Visual Studio Code Azure Storage Extension

I finally tried the Visual Studio Code Stogare Extension. After installing it, you need to add a User Setting Ctrl + ,. Then add "azureStorage.preview.staticWebsites" : true to your configuration. Now you just need to click on the extension, then select Azure blob storage from your subscription, and right click to be able to upload a folder.

Depending on how many files, and their sizes it will take a moment. VSCode will notify you when it's done. You will then be able to get back online and refresh your website to see the result.



I'm very happy to see that feature because it fills a need that was not really cover yet by the Microsoft offer. Right now, it's an early preview so even if the service is very stable, not all the tools support it but that only temporary. Right not you can set your custom domain name, however, HTTPS is not supported.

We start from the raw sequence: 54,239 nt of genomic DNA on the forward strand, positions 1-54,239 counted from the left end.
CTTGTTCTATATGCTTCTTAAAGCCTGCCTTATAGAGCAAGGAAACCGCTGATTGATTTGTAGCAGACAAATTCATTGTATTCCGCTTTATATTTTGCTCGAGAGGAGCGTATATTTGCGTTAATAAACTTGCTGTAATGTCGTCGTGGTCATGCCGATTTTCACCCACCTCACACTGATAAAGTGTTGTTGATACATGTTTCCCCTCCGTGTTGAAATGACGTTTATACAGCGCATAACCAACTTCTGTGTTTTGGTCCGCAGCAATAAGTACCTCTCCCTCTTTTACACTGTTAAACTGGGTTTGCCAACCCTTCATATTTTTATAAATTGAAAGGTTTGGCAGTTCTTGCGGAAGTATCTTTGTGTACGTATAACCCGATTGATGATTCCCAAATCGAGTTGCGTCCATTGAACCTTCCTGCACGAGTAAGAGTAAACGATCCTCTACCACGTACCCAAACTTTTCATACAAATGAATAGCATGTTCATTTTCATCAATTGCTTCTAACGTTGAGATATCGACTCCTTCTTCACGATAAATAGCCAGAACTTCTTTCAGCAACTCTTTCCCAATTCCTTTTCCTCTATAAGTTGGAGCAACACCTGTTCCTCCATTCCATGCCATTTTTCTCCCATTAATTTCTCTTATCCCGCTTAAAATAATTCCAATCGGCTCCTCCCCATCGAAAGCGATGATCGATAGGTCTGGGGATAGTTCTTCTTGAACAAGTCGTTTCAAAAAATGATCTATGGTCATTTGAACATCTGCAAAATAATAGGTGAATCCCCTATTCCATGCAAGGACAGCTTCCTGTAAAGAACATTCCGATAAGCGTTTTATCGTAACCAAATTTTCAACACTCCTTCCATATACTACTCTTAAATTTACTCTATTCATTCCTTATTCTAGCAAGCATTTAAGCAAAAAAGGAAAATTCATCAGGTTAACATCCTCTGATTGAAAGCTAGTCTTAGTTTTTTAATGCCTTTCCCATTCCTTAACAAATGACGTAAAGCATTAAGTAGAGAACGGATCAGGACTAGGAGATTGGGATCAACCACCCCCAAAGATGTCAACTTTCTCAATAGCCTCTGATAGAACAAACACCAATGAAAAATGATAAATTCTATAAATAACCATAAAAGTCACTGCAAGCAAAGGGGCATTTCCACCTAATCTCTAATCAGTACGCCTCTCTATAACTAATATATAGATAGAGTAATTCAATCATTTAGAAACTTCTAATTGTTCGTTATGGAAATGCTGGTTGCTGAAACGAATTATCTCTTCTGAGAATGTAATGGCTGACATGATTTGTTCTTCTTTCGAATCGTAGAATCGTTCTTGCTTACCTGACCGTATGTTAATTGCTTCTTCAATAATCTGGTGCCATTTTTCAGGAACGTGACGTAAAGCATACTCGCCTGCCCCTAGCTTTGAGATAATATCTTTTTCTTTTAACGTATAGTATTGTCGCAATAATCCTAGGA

So what do we do with it? Should we wait or jump right on? Well as the best practices imply when a feature is in preview don't put your core business on it yet. If you are just looking to build a personal website, a little promo than... enjoy!

In video, please!

I also have a video of this post if you prefer.


Reading Notes #297


Suggestion of the week

  • How to uninstall Scrum (Erwin Verweij) - When you will read that post (because you must read it... Seriously), you will smile, giggle and maybe even laugh.




Reading Notes #234

tree in a blue skySuggestion of the week




6 ways to go from Markdown to Azure Web App